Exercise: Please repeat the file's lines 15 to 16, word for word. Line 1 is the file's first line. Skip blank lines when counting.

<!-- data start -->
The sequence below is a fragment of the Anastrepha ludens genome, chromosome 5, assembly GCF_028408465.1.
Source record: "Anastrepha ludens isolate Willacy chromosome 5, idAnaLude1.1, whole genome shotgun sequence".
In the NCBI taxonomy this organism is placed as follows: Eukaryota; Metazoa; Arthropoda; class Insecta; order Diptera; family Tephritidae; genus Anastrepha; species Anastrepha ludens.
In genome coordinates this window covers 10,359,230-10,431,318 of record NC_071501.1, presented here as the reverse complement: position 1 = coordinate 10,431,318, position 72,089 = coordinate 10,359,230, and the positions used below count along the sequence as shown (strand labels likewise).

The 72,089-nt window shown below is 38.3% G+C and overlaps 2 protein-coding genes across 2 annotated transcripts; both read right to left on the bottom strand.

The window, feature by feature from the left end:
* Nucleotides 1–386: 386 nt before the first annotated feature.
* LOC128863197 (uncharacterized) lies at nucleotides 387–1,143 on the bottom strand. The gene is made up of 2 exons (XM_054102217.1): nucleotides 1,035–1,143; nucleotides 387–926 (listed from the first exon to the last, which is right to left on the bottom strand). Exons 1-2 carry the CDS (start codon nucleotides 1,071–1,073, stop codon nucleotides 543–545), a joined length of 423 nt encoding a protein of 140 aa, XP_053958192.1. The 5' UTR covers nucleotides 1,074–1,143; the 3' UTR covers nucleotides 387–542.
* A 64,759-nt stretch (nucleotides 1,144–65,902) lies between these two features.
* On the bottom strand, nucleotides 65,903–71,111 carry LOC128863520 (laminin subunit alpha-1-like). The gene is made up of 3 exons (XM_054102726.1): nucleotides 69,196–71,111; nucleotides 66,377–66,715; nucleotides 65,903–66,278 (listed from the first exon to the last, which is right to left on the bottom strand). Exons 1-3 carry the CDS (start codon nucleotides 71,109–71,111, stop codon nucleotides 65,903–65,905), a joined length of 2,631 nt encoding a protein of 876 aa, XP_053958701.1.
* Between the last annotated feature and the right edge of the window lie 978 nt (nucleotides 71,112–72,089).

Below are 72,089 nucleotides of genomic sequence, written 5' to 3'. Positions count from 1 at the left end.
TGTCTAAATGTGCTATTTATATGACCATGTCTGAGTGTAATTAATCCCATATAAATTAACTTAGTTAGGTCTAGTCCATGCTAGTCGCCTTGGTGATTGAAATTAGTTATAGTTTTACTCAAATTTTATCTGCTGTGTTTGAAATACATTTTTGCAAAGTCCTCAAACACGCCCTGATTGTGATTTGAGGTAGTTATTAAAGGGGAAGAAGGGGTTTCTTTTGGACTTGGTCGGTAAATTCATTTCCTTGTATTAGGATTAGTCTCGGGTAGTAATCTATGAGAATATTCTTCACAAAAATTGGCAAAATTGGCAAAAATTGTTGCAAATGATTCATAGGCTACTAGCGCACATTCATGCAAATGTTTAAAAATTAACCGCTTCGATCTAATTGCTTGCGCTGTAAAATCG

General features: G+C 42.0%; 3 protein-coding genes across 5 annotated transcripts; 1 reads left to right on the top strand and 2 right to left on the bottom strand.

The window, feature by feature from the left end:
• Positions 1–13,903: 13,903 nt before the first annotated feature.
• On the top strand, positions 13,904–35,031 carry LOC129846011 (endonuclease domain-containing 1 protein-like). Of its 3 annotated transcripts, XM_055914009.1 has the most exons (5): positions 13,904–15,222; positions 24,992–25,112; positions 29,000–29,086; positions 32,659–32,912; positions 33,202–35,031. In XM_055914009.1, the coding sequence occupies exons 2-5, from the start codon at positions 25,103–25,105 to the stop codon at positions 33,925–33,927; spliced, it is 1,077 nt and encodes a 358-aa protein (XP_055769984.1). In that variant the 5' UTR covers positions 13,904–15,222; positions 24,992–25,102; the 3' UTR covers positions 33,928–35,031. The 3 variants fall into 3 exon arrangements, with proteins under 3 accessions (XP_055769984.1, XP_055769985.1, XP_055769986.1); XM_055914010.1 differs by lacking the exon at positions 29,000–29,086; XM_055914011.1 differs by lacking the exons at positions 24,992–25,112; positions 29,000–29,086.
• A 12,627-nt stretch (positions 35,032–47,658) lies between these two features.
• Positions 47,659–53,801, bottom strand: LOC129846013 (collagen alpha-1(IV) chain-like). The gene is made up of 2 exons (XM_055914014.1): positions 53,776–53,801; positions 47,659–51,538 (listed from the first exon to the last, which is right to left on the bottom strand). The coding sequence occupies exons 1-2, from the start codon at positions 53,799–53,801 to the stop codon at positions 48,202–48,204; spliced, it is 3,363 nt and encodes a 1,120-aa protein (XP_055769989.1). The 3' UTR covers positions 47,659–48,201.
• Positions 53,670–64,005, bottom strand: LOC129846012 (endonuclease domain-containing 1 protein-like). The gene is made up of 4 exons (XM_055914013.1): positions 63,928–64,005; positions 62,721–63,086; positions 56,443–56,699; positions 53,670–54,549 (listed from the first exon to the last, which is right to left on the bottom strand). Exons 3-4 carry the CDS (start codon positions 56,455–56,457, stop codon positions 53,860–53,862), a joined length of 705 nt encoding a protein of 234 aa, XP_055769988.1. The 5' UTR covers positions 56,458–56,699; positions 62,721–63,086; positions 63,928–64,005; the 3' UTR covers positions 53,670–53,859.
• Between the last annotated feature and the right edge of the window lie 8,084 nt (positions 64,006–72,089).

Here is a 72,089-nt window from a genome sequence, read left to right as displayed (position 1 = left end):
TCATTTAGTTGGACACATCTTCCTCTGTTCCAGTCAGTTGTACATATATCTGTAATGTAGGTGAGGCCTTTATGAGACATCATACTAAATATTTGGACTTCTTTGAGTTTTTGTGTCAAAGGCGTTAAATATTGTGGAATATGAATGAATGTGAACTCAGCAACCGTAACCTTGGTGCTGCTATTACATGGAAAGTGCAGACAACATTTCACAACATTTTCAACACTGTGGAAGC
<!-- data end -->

The window, feature by feature from the left end:
• Positions 1–13,903: 13,903 nt before the first annotated feature.